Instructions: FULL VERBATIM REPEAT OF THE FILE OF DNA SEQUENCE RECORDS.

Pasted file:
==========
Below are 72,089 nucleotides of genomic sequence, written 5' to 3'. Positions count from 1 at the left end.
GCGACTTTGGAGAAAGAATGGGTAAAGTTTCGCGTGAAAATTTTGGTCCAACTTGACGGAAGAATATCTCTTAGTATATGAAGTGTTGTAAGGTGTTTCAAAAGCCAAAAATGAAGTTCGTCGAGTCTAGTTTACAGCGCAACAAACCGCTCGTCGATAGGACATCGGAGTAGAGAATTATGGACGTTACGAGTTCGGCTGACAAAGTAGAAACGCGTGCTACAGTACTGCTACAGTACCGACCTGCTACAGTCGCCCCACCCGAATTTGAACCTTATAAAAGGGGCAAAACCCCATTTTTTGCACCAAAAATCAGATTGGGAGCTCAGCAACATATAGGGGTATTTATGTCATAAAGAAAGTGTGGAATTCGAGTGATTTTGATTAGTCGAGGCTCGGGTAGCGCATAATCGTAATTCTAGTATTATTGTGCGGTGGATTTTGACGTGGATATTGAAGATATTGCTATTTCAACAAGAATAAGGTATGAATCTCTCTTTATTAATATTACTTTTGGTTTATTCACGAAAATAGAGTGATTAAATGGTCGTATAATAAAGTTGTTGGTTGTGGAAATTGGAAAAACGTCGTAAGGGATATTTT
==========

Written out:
Below are 72,089 nucleotides of genomic sequence, written 5' to 3'. Positions count from 1 at the left end.
GCGACTTTGGAGAAAGAATGGGTAAAGTTTCGCGTGAAAATTTTGGTCCAACTTGACGGAAGAATATCTCTTAGTATATGAAGTGTTGTAAGGTGTTTCAAAAGCCAAAAATGAAGTTCGTCGAGTCTAGTTTACAGCGCAACAAACCGCTCGTCGATAGGACATCGGAGTAGAGAATTATGGACGTTACGAGTTCGGCTGACAAAGTAGAAACGCGTGCTACAGTACTGCTACAGTACCGACCTGCTACAGTCGCCCCACCCGAATTTGAACCTTATAAAAGGGGCAAAACCCCATTTTTTGCACCAAAAATCAGATTGGGAGCTCAGCAACATATAGGGGTATTTATGTCATAAAGAAAGTGTGGAATTCGAGTGATTTTGATTAGTCGAGGCTCGGGTAGCGCATAATCGTAATTCTAGTATTATTGTGCGGTGGATTTTGACGTGGATATTGAAGATATTGCTATTTCAACAAGAATAAGGTATGAATCTCTCTTTATTAATATTACTTTTGGTTTATTCACGAAAATAGAGTGATTAAATGGTCGTATAATAAAGTTGTTGGTTGTGGAAATTGGAAAAACGTCGTAAGGGATATTTT